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Betrayal of an Army (Kindle)

Mesopotamia 1914-1916

WWI Mesopotamia

By N.S Nash
Imprint: Pen & Sword Military
File Size: 61.3 MB (.prc)
Pages: 300
ISBN: 9781473843783
Published: 27th July 2016

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The British invasion of Mesopotamia was initially successful in securing the oil fields around Basra by November 1914.

Despite evidence of stiffening Turkish resistance and inadequate supply lines which relied solely on the River Tigris, the Expeditionary Force was disastrously ordered to advance on Baghdad under the command of the ambitious, capable but flawed Major General Charles Townshend. After a pyrrhic victory at Ctesiphon in November 1915 the British were forced to withdraw to Kut. After a five month siege Townshend had little option but to surrender due to heavy losses and inadequate supplies.

Such was the humiliation and loss of life that the British Parliament ordered a Mesopotamia Commission to be set up. This attributed responsibility and blame to the toxic combination of incompetent leadership and wholesale military misjudgement.

This fine book re-examines the circumstances and personalities that brought about such a disastrous and costly outcome to a classic example of ‘mission creep’.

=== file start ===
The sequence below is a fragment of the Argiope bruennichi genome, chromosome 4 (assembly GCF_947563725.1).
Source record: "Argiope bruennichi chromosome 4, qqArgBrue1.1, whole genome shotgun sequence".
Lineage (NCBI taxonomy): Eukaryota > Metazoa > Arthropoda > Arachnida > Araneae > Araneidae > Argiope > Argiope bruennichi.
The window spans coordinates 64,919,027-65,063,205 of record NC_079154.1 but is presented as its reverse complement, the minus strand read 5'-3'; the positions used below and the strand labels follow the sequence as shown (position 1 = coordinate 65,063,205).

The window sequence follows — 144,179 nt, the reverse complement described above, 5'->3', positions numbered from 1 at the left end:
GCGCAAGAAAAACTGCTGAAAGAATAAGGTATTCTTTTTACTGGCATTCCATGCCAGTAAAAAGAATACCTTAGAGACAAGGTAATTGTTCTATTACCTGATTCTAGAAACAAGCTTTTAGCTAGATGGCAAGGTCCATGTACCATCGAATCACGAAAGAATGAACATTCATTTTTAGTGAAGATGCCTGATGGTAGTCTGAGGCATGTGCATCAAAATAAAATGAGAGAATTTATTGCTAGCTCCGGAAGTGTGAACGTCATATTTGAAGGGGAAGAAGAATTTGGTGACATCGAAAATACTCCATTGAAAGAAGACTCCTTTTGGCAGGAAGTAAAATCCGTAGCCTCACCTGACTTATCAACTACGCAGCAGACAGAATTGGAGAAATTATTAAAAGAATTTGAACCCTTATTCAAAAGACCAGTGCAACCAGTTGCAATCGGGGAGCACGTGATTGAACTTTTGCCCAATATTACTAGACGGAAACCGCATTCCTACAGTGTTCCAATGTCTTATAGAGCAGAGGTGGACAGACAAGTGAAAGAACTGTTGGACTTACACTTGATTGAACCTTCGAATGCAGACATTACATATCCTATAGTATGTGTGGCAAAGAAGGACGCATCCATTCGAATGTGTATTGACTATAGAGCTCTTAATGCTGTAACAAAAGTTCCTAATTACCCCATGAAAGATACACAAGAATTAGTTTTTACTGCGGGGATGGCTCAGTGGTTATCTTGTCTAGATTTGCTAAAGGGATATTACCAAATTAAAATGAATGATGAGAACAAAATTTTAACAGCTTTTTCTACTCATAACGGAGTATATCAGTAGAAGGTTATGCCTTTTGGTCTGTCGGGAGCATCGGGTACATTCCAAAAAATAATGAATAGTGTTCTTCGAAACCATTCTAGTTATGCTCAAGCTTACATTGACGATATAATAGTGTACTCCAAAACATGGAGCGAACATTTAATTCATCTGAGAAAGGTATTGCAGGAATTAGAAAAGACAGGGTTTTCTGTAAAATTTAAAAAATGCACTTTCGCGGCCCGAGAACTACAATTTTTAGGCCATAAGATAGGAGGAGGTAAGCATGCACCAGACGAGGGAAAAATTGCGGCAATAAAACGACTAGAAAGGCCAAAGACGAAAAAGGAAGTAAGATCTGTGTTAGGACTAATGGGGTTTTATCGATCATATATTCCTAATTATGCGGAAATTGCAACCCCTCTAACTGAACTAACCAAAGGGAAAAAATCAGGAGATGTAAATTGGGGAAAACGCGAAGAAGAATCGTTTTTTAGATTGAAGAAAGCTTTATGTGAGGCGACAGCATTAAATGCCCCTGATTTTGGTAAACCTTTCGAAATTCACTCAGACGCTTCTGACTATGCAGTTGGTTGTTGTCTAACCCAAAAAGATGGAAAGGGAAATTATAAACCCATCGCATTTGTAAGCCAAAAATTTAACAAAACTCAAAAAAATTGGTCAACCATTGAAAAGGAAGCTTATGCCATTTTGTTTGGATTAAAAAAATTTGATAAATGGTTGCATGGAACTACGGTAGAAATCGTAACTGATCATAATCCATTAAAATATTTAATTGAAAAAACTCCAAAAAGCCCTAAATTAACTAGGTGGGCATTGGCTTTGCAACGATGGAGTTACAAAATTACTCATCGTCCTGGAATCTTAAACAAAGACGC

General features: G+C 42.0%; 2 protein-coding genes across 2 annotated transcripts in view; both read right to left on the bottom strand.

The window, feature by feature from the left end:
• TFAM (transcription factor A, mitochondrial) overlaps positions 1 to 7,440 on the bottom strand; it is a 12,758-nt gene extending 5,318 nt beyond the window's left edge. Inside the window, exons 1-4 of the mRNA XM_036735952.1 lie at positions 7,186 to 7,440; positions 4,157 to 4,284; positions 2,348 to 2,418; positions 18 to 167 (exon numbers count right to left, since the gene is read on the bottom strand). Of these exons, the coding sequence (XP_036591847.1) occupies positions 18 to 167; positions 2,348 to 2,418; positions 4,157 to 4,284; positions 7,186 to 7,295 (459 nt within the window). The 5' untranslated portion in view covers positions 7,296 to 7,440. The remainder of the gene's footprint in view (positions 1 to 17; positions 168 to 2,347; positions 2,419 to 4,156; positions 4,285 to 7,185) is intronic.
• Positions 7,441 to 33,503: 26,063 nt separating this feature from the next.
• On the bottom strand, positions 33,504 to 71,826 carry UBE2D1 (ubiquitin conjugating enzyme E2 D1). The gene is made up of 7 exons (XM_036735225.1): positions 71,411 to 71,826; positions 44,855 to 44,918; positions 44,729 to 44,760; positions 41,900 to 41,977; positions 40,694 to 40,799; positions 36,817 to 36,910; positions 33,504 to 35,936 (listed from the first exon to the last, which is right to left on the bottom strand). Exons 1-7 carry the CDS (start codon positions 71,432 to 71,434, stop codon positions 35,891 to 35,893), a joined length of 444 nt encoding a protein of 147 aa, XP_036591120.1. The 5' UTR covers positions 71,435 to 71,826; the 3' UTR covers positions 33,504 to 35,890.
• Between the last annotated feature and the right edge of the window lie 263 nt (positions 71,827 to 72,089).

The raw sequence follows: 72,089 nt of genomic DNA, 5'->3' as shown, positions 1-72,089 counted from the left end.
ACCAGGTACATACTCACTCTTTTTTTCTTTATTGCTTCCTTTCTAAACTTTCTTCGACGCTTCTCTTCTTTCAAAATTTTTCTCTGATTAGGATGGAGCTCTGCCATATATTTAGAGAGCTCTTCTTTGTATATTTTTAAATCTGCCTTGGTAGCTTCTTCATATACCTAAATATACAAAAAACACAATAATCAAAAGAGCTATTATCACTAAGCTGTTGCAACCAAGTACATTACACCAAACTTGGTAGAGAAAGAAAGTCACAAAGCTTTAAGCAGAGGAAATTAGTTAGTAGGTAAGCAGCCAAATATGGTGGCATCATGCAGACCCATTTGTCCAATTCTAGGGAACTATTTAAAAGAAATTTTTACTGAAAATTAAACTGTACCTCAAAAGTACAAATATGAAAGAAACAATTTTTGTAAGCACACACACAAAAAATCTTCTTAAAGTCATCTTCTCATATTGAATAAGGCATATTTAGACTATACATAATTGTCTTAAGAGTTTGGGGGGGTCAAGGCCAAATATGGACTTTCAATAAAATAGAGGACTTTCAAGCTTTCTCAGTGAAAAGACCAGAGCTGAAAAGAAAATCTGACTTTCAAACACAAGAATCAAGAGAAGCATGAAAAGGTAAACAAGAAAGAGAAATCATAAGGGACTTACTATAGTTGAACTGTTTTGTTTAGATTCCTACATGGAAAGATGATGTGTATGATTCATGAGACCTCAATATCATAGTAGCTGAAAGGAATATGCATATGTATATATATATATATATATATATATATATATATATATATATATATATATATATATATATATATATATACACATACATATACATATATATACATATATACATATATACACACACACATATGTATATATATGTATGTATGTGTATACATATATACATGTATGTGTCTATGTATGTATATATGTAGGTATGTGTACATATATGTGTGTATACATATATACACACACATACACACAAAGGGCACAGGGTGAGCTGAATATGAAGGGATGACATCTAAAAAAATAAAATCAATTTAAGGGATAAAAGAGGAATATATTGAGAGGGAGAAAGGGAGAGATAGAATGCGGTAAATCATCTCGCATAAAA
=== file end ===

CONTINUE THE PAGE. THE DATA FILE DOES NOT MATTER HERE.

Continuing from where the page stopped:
Trapped until surrender the following April, the worst military disaster for the British since Yorktown, which had lost the American colonies, as Nash concludes in this brilliant account Mesopotamia is 'an immovable dark blot on Britain's military history.'

Military History Society May 2017

I’d definitely give this book the full five stars and recommend it unreservedly.

Read the full review here.

ARRSE

The campaign in Mesopotamia - as brilliantly chronicled by Nash - ultimately resulted in 'mission creep' of monumental proportions.

Military History

Although initially a successful invasion, despite evidence of stiffening Turkish resistance and inadequate supply lines the Expeditionary Force was disastrously ordered to advance on Baghdad under the command of the ambitious, capable but flawed Major General Charles Townshend. After a pyrrhic victory at Ctesiphon in November 1915 the British were forced to withdraw to Kut. After a five month siege Townshend had little option but to surrender due to heavy losses and inadequate supplies. Such was the humiliation and loss of life that the British Parliament ordered a Mesopotamia Commission to be set up. This attributed responsibility and blame to the toxic combination of incompetent leadership and wholesale military misjudgement. This fine book re-examines the circumstances and personalities that brought about the disastrous and costly outcome to a classic example of ‘mission creep’.

Pennant, November 2016

About N.S Nash

N S ‘Tank’ Nash CBE, is a retired brigadier. His highly amusing ’Sustainer’ articles in military journals attracted a wide following. He lives near Edinburgh.

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